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Short-funded player needs helping hand

Short-funded player needs helping hand

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A shuffle through the Gaming mailbag:

Q. I had something happen at a Mississippi Stud table I thought would make a fun story to tell your readers.

There were only two players at the table, me in the middle and a woman on the end to my left. The casino had a limit of three players per table, so there was one spot not being used.

She was dealt a pair of 6s and tilted them to ask the dealer, “What should I do with these?” I could see too, and could see the dealer didn’t really want to answer, so I said, “You should make the maximum bet. In fact you should bet the max all the way through.”

She said, “Even though these just push? Shouldn’t I just bet one?” I told her that she could improve the hand on later cards. Right now it was just a push, but it couldn’t lose, the least she could do was get her money back, and if the hand got better she could win more.

She nodded at that and made the 3x bet. She’d anted $10, so that was a $30 bet.

Next card was another 6. She let out big “Yes!” and told me she’d high five me if that was allowed. She bet another $30. That was all the chips she had, so she started digging in her purse.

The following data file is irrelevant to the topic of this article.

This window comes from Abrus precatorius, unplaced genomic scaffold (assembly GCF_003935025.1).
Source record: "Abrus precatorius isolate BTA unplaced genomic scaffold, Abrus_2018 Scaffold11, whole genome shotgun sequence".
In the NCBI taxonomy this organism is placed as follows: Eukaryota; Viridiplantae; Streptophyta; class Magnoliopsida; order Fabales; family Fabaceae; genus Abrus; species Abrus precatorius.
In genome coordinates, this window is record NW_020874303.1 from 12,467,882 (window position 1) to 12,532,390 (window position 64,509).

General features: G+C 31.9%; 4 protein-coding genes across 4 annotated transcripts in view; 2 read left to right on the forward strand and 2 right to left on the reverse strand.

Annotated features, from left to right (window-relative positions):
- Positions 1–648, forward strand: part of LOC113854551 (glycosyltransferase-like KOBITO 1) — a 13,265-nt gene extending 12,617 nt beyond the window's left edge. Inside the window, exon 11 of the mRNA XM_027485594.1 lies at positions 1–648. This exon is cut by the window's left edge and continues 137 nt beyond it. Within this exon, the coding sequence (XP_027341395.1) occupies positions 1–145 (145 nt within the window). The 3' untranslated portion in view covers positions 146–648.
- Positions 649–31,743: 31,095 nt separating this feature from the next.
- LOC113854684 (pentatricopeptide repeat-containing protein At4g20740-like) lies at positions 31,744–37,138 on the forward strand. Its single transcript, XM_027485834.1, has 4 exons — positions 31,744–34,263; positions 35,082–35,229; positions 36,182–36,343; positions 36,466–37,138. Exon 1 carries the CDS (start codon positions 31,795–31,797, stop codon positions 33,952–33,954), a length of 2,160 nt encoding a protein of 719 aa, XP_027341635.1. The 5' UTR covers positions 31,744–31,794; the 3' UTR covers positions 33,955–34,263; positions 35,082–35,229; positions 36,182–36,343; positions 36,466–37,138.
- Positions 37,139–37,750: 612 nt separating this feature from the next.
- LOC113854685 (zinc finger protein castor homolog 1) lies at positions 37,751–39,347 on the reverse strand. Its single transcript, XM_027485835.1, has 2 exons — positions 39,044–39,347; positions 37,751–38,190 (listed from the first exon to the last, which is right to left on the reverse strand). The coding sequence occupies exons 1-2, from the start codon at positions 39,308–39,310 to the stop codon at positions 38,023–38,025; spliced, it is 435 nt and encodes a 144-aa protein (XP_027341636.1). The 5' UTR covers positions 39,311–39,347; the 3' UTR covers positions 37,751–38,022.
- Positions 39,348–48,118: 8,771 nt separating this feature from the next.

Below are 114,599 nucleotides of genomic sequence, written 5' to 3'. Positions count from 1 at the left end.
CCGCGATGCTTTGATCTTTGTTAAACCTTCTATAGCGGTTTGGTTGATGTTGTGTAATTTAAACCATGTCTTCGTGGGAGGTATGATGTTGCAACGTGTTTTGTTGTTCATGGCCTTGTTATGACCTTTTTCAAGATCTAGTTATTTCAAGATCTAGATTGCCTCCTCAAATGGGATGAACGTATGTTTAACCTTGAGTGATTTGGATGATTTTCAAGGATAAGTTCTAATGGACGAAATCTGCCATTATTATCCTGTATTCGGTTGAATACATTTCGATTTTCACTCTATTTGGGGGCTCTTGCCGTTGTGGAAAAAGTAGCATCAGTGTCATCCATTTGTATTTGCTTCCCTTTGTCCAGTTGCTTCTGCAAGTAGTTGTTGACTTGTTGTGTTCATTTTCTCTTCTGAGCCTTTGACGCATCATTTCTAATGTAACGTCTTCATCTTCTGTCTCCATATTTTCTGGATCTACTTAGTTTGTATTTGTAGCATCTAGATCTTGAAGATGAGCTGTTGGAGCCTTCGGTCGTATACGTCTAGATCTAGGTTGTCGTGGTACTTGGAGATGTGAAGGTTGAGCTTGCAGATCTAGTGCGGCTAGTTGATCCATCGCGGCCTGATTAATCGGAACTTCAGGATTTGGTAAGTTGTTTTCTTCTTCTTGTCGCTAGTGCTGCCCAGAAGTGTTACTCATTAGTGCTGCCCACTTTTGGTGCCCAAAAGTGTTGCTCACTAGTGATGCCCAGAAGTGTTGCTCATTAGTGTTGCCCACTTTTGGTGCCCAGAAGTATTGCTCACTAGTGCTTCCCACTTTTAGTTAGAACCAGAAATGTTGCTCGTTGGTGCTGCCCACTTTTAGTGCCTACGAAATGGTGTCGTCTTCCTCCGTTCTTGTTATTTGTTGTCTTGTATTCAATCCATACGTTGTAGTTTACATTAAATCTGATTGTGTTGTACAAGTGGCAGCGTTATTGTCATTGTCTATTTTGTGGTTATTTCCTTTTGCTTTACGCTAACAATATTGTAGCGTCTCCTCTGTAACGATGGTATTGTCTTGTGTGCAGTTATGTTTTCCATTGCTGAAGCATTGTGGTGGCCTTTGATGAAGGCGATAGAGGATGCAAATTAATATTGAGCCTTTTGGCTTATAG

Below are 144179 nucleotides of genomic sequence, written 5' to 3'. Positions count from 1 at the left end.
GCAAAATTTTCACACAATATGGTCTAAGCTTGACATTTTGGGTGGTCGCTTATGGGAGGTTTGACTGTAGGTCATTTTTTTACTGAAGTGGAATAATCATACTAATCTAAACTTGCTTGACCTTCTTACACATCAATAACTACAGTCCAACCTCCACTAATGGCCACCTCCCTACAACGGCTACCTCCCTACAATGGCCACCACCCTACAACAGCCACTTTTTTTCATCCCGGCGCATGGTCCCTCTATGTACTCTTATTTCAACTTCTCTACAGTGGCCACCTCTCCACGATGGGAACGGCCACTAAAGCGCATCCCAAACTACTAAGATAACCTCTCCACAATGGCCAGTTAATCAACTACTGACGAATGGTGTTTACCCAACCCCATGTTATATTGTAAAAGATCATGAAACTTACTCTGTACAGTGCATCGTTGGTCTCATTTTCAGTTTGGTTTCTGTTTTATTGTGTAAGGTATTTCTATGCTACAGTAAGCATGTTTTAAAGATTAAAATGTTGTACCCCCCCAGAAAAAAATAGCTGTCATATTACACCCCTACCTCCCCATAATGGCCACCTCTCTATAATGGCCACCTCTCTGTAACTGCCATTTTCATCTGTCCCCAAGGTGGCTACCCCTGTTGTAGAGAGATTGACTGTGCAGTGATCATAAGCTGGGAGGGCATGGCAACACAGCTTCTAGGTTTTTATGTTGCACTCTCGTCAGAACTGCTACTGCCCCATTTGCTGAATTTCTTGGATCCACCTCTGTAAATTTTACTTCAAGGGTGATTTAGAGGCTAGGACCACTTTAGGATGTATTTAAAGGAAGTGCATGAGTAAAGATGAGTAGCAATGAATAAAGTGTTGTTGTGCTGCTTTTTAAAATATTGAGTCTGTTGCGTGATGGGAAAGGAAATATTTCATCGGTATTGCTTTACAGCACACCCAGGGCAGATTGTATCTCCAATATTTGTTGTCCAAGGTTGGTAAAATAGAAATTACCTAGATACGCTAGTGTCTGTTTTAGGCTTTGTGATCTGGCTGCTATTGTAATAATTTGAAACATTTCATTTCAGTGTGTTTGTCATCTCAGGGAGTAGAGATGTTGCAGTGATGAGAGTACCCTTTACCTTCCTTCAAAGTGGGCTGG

The next card was a Jack, and she hadn’t found any money. She asked if she could just stand and the dealer told her she had to bet or fold, but he’d wait a minute. I volunteered, “How about if I make the last bet?”

She asked, “Would I get the winnings?” The dealer jumped in. “He’d get the winnings on the last bet but you’d get the rest.” She kind of frowned, so I said, “I don’t want to see you lose on that hand. How about if we split the winnings on the last bet.”

That’s what we did and that was OK. There was no risk on my $30. Getting $45 in winnings was free money, and she had a lot more chips after that hand.

A. Thank you for sharing. In games with multi-part bets, players should make sure they have enough money to cover all eventualities. Starting with a $10 ante in Mississippi Stud carries the possibility of $100 in total wagers, and you need to make sure you have enough to cover that final bet.

Q. Why does the house has an edge in blackjack? It seems like the cards would have equal chances of be dealt to players as the dealers. Players can decide how to play while seeing a dealer card, while dealers have to play every hand the same way. Players get extra payoffs on blackjacks, and they can split pairs and double down, which dealers can’t.

With all that in the players’ favor, why does the house win.

A. Players must make decisions before the dealer, so they have a chance to bust and lose before the dealer even turns over a second card.

If you bust and the dealer busts, the hand isn’t a push. You don’t get your money back. You lose.

The house edge comes from those hands where player and dealer both bust. That’s plenty. If players hit the same hands as dealers, player and dealer would bust together about 8 percent of the time.

An 8 percent house edge would make blackjack unplayable for smart players. The factors you list as favoring players are compensating factors to reduce the edge enough the people will risk their money at the tables.

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